#PunkHR – The fallacy of Engagement scores and the story of the Motown empire.

Posted: July 19, 2013 in Uncategorized

So #nzlead has done it again. Inspired by the general dischord or bemusement at how the employee engagement agenda has gone, we need a different take already here. So I thought I would share the tale of a hyper successful organisation against all of the odds where people were rarely, if ever, engaged with the organisation.

Some context. 1960s racially tense Detroit, Michigan. Young songwriter and ex-boxer Berry Gordy Jnr borrows $800 from his family to set up Gordy records.He secures some great songwriters, singers, musicians and business people from across Detroit and its emigree population from the Deep South. His first million seller “Money (That’s What I Want)” by Barrett Strong sets him up.

From a converted house in the suburbs of Detroit he discovers Stevie Wonder, Marvin Gaye, Diana Ross and eventually Michael Jackson.

Now this is not about Motown’s success as a record label. It is an enterprise that made a lot of money. The irony of the first million seller is not lost here. Money was one factor in what made Berry Gordy tick, the other was building a successful black owned business in a predominently white American world. So how did he make this so? And what lessons can we take from this success all those years ago that is relevant to now? Particularly relevant to engagement in the workforce today.

I will start with some of the fundamentals of what being part of the Berry Gordy Jnr empire was all about. It was about success so here’s the first example.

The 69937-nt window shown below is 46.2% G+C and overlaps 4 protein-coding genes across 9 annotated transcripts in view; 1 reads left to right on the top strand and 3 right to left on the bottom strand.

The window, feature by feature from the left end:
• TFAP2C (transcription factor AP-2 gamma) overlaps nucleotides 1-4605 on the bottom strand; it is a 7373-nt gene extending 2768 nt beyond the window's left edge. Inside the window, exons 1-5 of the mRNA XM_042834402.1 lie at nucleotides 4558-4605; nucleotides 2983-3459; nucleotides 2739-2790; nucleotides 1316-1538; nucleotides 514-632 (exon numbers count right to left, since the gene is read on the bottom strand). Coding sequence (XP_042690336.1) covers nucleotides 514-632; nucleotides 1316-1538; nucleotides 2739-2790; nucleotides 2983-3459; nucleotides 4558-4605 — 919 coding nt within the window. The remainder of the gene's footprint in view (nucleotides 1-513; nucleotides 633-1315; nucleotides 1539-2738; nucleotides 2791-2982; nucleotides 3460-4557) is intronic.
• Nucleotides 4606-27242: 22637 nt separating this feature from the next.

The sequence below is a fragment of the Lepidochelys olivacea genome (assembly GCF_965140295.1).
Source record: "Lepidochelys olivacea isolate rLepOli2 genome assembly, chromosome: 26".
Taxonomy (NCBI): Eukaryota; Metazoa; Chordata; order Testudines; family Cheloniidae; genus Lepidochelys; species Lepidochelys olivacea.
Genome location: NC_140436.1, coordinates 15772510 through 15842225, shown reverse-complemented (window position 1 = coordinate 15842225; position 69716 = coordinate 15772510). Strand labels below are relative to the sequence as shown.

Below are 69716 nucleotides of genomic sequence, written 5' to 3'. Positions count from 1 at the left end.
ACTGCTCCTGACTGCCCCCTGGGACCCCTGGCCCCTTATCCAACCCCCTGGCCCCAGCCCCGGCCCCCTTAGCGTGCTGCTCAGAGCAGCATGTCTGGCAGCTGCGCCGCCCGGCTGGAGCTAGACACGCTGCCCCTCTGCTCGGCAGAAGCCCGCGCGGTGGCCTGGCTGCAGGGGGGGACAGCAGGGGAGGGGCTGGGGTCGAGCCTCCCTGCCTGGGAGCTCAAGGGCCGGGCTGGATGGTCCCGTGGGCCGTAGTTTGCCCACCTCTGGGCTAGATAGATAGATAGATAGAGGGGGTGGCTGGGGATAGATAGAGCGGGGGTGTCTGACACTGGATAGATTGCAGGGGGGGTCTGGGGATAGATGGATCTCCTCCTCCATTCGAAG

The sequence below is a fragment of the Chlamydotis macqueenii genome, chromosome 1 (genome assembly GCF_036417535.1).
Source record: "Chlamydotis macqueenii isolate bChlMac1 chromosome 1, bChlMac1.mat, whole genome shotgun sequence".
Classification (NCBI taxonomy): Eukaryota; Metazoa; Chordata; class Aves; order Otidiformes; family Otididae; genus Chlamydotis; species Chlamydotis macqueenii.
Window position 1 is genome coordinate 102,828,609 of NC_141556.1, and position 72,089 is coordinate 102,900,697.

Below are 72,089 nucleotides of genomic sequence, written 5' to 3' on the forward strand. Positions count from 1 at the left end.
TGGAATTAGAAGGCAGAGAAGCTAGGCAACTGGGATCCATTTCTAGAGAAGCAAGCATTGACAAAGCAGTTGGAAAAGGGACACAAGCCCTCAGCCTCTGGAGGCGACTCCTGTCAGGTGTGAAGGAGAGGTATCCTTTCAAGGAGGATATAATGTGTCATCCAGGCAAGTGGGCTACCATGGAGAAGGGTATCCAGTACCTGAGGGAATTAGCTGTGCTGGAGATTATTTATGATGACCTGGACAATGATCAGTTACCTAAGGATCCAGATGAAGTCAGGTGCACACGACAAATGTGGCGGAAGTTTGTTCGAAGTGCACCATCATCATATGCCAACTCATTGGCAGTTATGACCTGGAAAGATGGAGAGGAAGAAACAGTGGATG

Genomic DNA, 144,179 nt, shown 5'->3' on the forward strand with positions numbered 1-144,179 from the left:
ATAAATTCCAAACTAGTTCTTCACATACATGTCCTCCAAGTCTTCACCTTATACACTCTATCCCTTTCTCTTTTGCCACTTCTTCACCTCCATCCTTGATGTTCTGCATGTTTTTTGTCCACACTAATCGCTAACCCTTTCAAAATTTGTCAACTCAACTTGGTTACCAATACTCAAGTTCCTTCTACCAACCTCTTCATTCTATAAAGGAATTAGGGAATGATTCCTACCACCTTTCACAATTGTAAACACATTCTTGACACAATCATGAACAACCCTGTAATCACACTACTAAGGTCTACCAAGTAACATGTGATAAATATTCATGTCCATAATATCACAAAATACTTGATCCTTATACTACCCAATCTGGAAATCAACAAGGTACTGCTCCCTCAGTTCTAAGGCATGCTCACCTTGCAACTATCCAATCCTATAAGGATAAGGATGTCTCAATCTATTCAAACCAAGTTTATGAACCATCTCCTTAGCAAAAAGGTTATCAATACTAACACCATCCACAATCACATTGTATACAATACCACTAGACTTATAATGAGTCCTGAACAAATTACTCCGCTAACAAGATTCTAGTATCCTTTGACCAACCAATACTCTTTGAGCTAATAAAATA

The all important “house band”. Vital to the core of Berry’s vision was the need to have consummate musicians to create the sound he tagged “The Sound of Young America”. Berry knew that this was about tapping into the affluenza that was young white Americans.

Post-war liberation on finances and fun. He hand picked the best of Detroit’ls jazz scene to make up his vital core sound. They weren’t highly paid and received no recognition yet they performed time and again. Why? Because they were masters of their craft. Music. An engagement survey would have shown these guys to be disaffected,hard done by individuals who were ruled with an iron fist and who had to moonlight in jazz clubs to make ends meet. Yet they performed because they wanted to for themselves and their craft.

Secondly, he found passionate and hungry vocalists. One such group was the Andantes. Who provided backing vocals for huge numbers of Motown hits. Again, no credit but they were consummate background artists who did what they did because it was their version of success. Part of something special.

Thirdly, he found writers so poetic of wordsmithing, so eloquent of pop-phraseology that they churned out hit after hit because they loved what they did. Only further down the line did they take to the courts for recompense over royalties. During the heyday, Brian and Eddie Holland, Lamont Dozier, Clarence Paul, Harvey Fuqua, Smokey Robinson, Norman Whitfield wrote song after song because they loved and believed in what they did.

Fourthly he found the front-of-stage performers perfect for the new blend of R&B and Pop like Marvin Gaye, Stevie Wonder, Diana Ross, Martha and the Vandellas, The Temptations, The Four Tops – who would define the sound through empassioned vocals and energetic performing brilliance. Berry Gordy Jnr combined their talents and desires to better their lives with that of shrewd accountants, publicists and marketers. They made money hand over fist. He had dogmatic production principles. Playing the sounds over tiny speakers at quality control reviews revealed hit after hit. Yet only 1 in 4 made it out as he stringently put out only the best.

He pitted artists against each other for the right to release a song which is why so many Motown artists covered each others songs. He wanted only the best of the best.

So back to engagement. Was this powerhouse thinking, blissful-appearing state of affairs an engagement pro environment?

I know it wasn’t as much as I wanted it to be, American dream? In part. It was a hotbed of talent outbursts, of egos, of challenges, of tension, of dischord but ultimately of channeled energy and skill.